In Kashmir the influence of Pāṇini transcended linguistic area and exerted itself on the philosophical deliberations. Application of some of the Pāṇinian grammatical categories in the argument on certain philosophical issues by Kashmiri Pandits of the past has been a topic of the essays by Bettine Bäumer, David Peter Lawrence and Raffaele Torella. These essays represent well studied documents illustrating how Pāṇinian grammatical concepts are pressed into service by the philosophers of Kashmir. Kashmir emerges from the two essays by Johannes Bronkhorst as a thriving centre in the past, of both, orthodox as well as non-orthodox schools of interpretation of Pāṇini. His observation, namely, that “Kashmir may have saved the now orthodox tradition of Pāṇinian interpretation” is based, mainly, on the interpretation of the well-known set of verses at the end of the second kāṇḍa of Vākyapadīya of Bhartṛhari which describes the history of the downfall and revival of the tradition of the Mahābhāṣya studied. According to him the new interpretation of the words parvata and dākṣiṇātya in the verses offered by him leads to the conclusion that “the Mahābhāṣya had survived only in the form of the book south of Kashmir, whereas the oral tradition was still alive in Kashmir” (p. 277). Puṇyarāja, the traditional commentator explains, however, parvatāt as referring to a part of a mountain range in Shreelanka and refers to a grammar composed by Rāvaṇa, a mythical personality, which was handed over to Candra and Vasurata by a spirit. Apparently, this mythical interpretation hardly makes any sense. It cannot be, however, dispensed with.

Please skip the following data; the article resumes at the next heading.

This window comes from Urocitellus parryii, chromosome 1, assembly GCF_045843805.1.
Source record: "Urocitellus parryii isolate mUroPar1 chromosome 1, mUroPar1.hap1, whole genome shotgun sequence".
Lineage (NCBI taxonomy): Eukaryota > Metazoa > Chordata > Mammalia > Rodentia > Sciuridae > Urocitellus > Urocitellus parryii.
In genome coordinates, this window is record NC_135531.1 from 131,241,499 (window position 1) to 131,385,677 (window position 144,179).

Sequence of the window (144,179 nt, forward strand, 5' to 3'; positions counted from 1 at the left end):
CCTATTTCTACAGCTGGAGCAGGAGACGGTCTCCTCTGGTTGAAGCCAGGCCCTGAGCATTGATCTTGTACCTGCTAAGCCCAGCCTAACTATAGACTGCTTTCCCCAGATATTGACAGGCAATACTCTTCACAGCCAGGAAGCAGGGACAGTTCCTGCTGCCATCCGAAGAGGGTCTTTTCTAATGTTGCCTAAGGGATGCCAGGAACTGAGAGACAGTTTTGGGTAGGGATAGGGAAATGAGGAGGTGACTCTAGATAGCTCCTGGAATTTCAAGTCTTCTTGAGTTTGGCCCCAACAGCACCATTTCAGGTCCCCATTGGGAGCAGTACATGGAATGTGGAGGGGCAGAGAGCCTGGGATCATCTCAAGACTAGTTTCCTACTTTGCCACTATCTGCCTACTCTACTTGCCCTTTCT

In his second essay Bronkhorst presents Udbhaṭa as a non-orthodox grammarian interpreting Pāṇini independent of Mahābhāṣya. His observation, namely, that Udbhaṭa represented the group of “Pāṇinian freethinkers” (p. 298) is interesting. It is, however, hard to state with conviction about a tradition (if at all) which is lost. Geroge Cardona has elaborately dealt with the issue of omission of certain sections of grammar in the Kātantravyākaraṇa and argued that this omission is due not to the need for brevity alone, but it can be traced back to the theoretical discussions that took place among the grammarians of different schools including the Pāṇinian school. Oliver Hann’s essay on the three Kashmirian texts on Sanskrit syntax has illuminated a so far unknown corner of the tradition of linguistics in Kashmir, namely, the Samanvaya texts. Hann has, in fact, carried further the task, already commenced by Slaje, by giving a detailed account of the three Samanvaya texts with reference to the nature and contents of the manuscripts as well as their interdependence. The essay points out that the authors of these texts dealt with the whole range of possible syntactic relations within a sentence as well as between sentences. Hann has also recorded the terminological deviations from Pāṇinian tradition found in these texts, which show some influence of the Kātantra tradition.